White Pines Golf Club may reconnect with Bensenville
Saying much has changed in the 15 years since White Pines Golf Club disconnected from Bensenville, park district officials are contemplating bringing the property back into the village.
But complications may arise if the park board decides to sell up to half the 257-acre golf course to raise tens of millions of dollars to rebuild White Pines and other district facilities.
"I think we need to flesh things out before we jump," Commissioner Greg Linder said during a Wednesday night discussion about the potential annexation. The board tabled the issue until next month.
The 36-hole course at 500 W. Jefferson St. disconnected from Bensenville in 2003 after a yearlong dispute between the village and park district. The feud began when park officials refused to apply for a new liquor license that they considered too restrictive. The district also wanted to avoid paying the village's amusement tax.
Park board President Rich Johnson says White Pines never should have disconnected.
"We're trying to correct a misstep and bring it back into the village," he said.
Johnson said the relationship between the village and the district has improved since the election last year of Village President Frank DeSimone.
"We work together on a lot of things," Johnson said.
The two elected leaders started talking last year about annexing White Pines and directed staff members to negotiate terms of a potential agreement.
One detail that needs to be worked out, however, is whether part of the golf course should be rezoned for residential use as part of the annexation in response to interest from developers.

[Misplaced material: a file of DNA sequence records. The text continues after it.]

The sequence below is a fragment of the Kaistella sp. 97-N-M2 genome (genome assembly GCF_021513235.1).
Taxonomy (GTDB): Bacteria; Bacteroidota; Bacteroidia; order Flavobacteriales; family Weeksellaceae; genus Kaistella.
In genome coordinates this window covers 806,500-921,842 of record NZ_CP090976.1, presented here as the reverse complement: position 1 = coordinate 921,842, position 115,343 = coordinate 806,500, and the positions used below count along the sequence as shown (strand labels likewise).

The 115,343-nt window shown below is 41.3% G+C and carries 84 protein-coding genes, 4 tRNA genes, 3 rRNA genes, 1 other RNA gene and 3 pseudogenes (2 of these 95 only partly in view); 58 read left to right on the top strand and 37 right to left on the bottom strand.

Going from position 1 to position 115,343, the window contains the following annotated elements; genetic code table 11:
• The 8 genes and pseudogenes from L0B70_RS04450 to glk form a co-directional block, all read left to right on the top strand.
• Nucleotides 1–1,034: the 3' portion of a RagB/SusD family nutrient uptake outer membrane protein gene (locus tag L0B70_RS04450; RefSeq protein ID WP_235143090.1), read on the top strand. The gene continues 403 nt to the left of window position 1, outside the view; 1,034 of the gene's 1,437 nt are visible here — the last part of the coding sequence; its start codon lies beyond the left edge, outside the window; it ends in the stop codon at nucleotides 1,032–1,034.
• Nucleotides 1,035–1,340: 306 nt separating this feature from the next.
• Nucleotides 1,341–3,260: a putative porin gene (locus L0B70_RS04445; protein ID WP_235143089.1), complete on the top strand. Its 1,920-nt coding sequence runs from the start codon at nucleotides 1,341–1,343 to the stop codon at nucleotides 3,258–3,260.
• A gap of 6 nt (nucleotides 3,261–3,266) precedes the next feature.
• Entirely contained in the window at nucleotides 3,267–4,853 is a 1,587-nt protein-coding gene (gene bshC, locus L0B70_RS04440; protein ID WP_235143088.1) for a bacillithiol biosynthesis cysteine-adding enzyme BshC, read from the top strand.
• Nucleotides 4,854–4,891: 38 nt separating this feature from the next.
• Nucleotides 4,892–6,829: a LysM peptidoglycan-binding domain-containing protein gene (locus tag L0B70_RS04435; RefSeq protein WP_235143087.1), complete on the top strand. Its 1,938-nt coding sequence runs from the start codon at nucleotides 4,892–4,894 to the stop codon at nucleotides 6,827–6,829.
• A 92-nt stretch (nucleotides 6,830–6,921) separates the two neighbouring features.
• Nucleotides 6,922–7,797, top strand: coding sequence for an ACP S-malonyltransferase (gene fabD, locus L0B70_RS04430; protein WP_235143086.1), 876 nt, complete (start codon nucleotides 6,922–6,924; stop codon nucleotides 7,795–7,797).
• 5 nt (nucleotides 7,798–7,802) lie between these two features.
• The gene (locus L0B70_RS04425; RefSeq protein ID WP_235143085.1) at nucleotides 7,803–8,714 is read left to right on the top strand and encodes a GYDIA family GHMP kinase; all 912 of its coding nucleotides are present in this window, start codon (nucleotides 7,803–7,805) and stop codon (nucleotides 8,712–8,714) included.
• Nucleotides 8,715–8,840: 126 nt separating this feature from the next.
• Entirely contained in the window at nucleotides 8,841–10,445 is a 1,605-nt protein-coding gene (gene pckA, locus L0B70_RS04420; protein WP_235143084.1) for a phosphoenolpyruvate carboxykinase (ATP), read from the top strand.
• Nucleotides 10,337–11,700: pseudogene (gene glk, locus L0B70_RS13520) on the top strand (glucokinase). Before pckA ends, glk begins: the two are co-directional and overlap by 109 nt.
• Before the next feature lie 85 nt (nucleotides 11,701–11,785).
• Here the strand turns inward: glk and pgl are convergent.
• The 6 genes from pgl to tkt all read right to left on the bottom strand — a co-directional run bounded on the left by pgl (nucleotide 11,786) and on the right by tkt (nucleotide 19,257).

"There's no offer on the table," Johnson said, "but as elected officials, if we don't look at and see what the opportunities are, we're not doing our job."
Johnson said it would be hard to sell any land because "we're all about open space." Still, he said, the board must decide what's best for the district and its residents.
District officials say White Pines has more than $4 million in long-term debt and the golf operation is losing $160,000 to $200,000 a year.
"We basically have two golf courses competing against each other," said Joseph Vallez, manager of park operations. "So we have to maintain 36 holes, but the revenue coming in has not been adequate to meet the budget revenue projections."
If half the land is sold, the district could make roughly $65 million, according to preliminary estimates.
Getting that much cash would allow it to wipe out debt, create a new golf course with a new clubhouse and improve and rebuild other aging facilities.
The district, for example, faces the possibility of having to spend roughly $600,000 to repair its pool.
"If we don't manage it, it's going to manage us at the worst time," Vallez said.
Selling golf course land could make it possible to build a new pool without increasing property taxes, officials said.
But Mary Dickson, the district's attorney, said the park board would need to get Illinois law changed before it could sell property. State law doesn't allow districts to sell more than eight acres of a golf course.
Before taking that step, Dickson said the district might want to gauge public support -- possibly through an advisory referendum.
Some residents already have expressed opposition.
Gina Mellenthin, a former park commissioner, said the property helps alleviate flooding. "We're going to have huge problems if we take away open space," she said.
Still, some aspects of the proposal would benefit the district.
White Pines, for example, would pay less for water service and a liquor license. In addition, the village has offered to give municipal sales tax and amusement tax dollars collected at the course to the district for 20 years.
Returning to the village also would allow the district to consider installing video gambling machines at the White Pines clubhouse -- although that likely would face opposition from neighbors.